- Dress up in samurai armour and helmets at the Samurai Museum. Buy discount Samurai Museum tickets here.
- Head to Kuronde Sake Market to become acquainted with sake! They offer an all-you-can-drink option in Shinjuku to sample over 100 different types of Japan’s national beverage for you to become a connoisseur in no time. It’s BYO snacks, too. Book your Koronde Sake Market tickets here.
- Shinjuku Gyoen is one of the nicest places to go in Tokyo to escape from the hustle and bustle. It’s so peaceful you can’t help but feel like you’re miles away from the city, but the tall skyscrapers nearby peeping over the treetops serve as a little reminder that you’re not. Enjoy exploring the three kinds of landscaped gardens here – Japanese, French and English.
- Some of the city’s best nightlife can be found in the Golden Gai – a collection of street blocks with over 200 small bars squeezed into a small area. And by small, I mean only seat a maximum of 8 people! Eat some grilled delicacies at Omoide Yochoko. Also known as Memory Lane or Piss Alley, this narrow (and usually smoky) alleyway is a popular photo spot due to its hole-in-the-wall bars and yakitori skewer joints beneath illuminated lanterns. Lap up the cheap beer and sake!
- For a free view over Tokyo, many tourists visit the observation deck at the Metropolitan Government Building. As you don’t need to pay, be prepared to face some crowds.
- Spy the massive Godzilla peering down at the crowds below from his home on the Hotel Gracery Shinjuku. Sometimes on the hour his eyes turn into flashing blue laser beams, haha.
- Learn how to be a ninja by transforming into one at the Ninja Trick House in Kabuki-cho. Try your hand at throwing shuriken (ninja star weapons) and sword fighting!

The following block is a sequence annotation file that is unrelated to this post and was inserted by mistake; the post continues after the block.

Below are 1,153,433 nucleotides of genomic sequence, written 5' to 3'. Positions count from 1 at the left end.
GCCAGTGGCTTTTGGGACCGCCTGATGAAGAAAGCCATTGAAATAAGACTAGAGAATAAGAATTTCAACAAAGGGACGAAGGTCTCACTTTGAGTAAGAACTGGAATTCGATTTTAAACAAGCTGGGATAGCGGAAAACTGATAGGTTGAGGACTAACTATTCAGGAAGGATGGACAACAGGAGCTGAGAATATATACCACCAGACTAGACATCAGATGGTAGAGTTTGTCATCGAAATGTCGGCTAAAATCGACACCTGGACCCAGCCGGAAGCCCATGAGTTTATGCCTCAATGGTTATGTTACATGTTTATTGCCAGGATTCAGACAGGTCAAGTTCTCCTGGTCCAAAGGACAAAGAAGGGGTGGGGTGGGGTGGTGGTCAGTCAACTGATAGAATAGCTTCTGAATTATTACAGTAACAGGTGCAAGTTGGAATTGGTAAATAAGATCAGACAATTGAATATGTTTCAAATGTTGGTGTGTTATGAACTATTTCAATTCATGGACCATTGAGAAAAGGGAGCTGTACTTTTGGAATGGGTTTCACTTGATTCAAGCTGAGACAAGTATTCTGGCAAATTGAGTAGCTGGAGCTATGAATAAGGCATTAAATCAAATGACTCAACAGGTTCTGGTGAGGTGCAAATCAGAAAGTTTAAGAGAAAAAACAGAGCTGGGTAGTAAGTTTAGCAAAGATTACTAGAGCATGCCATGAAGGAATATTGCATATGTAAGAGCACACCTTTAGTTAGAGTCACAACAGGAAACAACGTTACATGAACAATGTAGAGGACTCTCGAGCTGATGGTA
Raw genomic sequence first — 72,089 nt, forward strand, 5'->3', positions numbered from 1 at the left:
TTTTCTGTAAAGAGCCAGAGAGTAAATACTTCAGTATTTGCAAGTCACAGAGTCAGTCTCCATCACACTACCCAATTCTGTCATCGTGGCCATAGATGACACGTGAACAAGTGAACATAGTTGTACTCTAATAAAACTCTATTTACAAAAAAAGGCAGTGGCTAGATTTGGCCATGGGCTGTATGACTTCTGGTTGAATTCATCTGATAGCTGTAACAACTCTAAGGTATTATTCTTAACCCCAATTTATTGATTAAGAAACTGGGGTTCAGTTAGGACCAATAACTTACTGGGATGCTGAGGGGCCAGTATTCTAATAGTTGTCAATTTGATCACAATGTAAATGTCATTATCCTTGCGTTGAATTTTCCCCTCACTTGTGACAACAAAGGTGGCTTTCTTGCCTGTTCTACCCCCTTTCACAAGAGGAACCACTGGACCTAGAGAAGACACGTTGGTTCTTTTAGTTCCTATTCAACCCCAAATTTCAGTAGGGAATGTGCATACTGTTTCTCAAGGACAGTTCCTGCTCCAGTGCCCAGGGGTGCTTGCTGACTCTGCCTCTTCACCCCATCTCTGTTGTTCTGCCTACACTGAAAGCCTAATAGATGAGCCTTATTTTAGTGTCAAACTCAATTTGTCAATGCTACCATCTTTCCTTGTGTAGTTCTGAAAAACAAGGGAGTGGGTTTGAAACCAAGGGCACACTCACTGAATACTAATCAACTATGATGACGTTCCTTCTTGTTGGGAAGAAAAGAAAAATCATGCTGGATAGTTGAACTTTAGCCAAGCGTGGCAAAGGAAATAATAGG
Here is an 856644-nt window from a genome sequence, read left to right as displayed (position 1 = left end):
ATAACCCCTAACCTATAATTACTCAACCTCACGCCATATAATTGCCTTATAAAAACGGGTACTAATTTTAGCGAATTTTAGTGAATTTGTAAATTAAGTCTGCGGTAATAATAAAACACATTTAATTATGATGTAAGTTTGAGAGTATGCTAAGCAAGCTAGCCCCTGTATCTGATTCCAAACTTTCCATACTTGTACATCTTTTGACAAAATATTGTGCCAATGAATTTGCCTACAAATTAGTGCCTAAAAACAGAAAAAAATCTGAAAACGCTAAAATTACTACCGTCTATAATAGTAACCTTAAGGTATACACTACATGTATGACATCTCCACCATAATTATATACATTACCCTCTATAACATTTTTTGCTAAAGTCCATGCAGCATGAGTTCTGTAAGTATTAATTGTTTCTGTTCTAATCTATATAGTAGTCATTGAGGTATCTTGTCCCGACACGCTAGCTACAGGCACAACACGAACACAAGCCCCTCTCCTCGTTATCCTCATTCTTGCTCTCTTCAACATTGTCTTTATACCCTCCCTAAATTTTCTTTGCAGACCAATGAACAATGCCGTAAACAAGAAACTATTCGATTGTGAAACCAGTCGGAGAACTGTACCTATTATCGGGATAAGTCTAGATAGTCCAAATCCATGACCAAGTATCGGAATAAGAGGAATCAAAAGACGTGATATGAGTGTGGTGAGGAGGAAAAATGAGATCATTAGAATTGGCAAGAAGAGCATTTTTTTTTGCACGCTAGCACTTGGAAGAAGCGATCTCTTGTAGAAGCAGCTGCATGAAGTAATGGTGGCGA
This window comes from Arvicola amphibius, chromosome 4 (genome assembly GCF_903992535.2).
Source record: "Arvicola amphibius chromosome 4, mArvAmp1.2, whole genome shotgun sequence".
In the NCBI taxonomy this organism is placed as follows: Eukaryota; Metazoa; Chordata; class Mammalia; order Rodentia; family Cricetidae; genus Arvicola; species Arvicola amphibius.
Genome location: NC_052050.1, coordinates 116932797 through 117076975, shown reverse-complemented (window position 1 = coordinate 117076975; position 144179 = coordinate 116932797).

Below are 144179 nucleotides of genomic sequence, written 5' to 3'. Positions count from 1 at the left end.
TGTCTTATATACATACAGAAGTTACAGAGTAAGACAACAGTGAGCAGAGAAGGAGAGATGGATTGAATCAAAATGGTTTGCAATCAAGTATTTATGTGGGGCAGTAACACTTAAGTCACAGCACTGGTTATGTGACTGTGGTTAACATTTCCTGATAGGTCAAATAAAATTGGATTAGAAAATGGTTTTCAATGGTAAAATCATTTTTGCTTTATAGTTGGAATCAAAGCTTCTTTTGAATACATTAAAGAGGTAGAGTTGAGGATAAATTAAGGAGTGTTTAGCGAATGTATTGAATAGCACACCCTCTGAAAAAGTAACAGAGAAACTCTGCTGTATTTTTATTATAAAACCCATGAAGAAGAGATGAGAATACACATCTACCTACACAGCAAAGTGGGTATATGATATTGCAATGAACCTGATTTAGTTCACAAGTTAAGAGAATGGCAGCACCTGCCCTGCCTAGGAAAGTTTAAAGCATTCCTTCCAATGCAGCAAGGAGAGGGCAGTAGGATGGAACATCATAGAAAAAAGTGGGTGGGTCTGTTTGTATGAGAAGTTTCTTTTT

- Visiting a noisy and crowded Pachinko parlour is one of the alternative things to do in Tokyo. Often described as vertical pinball machines, Pachinko is a popular game amongst locals and the MARUHAN parlour is a favourite with tourists.
I have the feeling Odaiba flew under the radar of many tourists for quite some time, until the area shot to fame as home to the crazy-popular teamLab Borderless exhibition. But note, this will be moving from Odaiba and reopening in Toranomon Hills in 2023 (check out my tips to avoid waiting in the huge lineup in my 6 days in Tokyo itinerary).
The good news is teamLab Planets is now taking its place in nearby Toyosu!
Aside from this, there are a number of exciting places to go in Odaiba if you’re looking to fill a good chunk of the day. With all the below options, it’s one of the most fun places to go in Tokyo!
Places to go in Odaiba
- Unleash your inner child at the LegoLand Discovery Centre. As you could imagine, there are dozens of Tokyo attractions and landmarks created from Lego on display. Buy your LegoLand tickets in advance here.
- For museum lovers, spend some time exploring the National Museum of Emerging Science and Innovation.
- Visit the Hachitama Spherical Observation Room in the Fuji Television headquarters for sweeping views over Tokyo Bay.
- Don’t miss Toyota Mega Web if you’re a car enthusiast (or even if you aren’t)! Here you can make your way through a number of interactive exhibits including go-karting, test driving new models and a 4D driving experience. You’ll also see an impressive collection of Toyota cars dating back to the 1960’s and watch skilled mechanics restore them to their former glory.
- Pay a visit to the Statue of Liberty. You read that correctly! This replica was only meant to be temporary to celebrate “The French Year in Japan (1998), however it was so popular it was allowed to become permanent.